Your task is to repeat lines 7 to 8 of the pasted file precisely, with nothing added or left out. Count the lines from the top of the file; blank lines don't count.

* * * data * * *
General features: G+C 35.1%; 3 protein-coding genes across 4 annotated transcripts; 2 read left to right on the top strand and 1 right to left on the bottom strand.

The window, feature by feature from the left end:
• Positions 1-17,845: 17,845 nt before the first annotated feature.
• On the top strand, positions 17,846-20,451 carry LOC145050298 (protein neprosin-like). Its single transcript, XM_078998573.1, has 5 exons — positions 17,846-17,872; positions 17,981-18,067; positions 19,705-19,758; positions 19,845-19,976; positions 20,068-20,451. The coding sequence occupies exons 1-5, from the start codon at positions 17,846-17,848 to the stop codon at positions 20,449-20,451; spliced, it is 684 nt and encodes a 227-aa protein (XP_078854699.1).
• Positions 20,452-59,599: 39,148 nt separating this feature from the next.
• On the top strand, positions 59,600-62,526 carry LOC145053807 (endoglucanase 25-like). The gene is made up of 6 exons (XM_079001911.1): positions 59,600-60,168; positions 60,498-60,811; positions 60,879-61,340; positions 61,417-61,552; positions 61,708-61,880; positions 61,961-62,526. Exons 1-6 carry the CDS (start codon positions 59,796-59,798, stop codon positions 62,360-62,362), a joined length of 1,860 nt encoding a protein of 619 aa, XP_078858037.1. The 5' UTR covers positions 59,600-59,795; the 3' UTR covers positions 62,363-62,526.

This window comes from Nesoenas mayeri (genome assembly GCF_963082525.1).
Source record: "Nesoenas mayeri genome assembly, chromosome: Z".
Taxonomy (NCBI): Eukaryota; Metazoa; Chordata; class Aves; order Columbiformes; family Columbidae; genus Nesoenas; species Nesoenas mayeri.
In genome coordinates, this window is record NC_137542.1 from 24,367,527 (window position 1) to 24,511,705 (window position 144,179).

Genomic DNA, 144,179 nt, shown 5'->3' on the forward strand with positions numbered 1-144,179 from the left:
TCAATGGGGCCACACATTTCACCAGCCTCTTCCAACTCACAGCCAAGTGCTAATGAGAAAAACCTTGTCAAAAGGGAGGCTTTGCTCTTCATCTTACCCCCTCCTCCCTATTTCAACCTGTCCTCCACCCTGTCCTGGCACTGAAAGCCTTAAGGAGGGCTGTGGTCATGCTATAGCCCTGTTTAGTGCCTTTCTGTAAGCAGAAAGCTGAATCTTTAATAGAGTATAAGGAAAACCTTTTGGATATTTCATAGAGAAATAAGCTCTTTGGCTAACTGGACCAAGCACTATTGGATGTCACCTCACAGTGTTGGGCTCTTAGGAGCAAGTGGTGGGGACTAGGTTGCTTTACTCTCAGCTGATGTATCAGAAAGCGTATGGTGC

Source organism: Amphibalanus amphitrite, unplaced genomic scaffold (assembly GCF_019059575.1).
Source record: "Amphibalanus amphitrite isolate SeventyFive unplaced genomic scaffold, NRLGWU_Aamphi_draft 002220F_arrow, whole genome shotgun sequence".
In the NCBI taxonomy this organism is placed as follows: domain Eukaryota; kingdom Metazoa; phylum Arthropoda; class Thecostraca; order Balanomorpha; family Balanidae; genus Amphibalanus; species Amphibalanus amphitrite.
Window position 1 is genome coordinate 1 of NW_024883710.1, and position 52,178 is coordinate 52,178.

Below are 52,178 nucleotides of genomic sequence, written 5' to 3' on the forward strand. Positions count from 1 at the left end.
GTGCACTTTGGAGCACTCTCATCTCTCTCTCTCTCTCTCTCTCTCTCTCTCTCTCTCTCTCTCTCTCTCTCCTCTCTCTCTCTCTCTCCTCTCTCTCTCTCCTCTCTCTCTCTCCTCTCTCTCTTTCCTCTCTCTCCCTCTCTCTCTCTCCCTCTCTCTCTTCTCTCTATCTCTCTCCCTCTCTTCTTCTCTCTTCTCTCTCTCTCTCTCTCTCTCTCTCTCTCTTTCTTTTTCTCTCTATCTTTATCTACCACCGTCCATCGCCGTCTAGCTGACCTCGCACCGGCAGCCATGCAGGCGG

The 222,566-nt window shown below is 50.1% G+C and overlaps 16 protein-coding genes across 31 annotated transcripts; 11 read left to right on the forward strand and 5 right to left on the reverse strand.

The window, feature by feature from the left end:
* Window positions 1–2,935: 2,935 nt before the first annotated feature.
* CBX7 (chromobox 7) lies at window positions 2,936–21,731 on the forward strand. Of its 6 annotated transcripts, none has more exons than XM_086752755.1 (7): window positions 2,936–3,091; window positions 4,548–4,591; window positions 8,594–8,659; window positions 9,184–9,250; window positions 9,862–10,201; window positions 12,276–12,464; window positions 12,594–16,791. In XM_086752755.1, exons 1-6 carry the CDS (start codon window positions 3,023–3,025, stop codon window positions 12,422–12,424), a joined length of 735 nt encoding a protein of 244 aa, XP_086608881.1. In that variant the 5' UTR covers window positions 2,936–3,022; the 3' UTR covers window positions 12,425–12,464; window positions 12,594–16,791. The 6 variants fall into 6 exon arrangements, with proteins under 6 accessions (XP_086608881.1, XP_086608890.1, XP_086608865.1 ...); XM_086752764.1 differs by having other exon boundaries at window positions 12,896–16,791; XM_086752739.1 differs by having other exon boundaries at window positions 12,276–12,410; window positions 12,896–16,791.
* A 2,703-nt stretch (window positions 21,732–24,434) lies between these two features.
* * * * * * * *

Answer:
This window comes from Nesoenas mayeri (genome assembly GCF_963082525.1).
Source record: "Nesoenas mayeri genome assembly, chromosome: Z".